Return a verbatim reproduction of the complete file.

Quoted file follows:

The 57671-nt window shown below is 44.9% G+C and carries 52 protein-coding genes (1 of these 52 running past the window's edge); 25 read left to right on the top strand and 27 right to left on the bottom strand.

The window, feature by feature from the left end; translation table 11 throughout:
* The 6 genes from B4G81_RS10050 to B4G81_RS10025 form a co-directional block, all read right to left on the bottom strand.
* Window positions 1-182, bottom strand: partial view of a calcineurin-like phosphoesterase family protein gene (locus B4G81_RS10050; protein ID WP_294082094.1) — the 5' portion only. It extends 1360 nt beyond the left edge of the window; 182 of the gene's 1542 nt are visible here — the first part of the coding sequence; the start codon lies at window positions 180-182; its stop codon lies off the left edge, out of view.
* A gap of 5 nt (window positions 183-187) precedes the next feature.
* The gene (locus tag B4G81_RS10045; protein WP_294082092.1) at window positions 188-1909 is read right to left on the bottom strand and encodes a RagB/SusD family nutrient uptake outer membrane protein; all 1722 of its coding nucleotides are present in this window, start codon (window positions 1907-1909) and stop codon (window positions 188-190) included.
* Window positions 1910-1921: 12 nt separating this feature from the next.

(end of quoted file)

The 57671-nt window shown below is 44.9% G+C and carries 52 protein-coding genes (1 of these 52 running past the window's edge); 25 read left to right on the top strand and 27 right to left on the bottom strand.

The window, feature by feature from the left end; translation table 11 throughout:
* The 6 genes from B4G81_RS10050 to B4G81_RS10025 form a co-directional block, all read right to left on the bottom strand.
* Window positions 1-182, bottom strand: partial view of a calcineurin-like phosphoesterase family protein gene (locus B4G81_RS10050; protein ID WP_294082094.1) — the 5' portion only. It extends 1360 nt beyond the left edge of the window; 182 of the gene's 1542 nt are visible here — the first part of the coding sequence; the start codon lies at window positions 180-182; its stop codon lies off the left edge, out of view.
* A gap of 5 nt (window positions 183-187) precedes the next feature.
* The gene (locus tag B4G81_RS10045; protein WP_294082092.1) at window positions 188-1909 is read right to left on the bottom strand and encodes a RagB/SusD family nutrient uptake outer membrane protein; all 1722 of its coding nucleotides are present in this window, start codon (window positions 1907-1909) and stop codon (window positions 188-190) included.
* Window positions 1910-1921: 12 nt separating this feature from the next.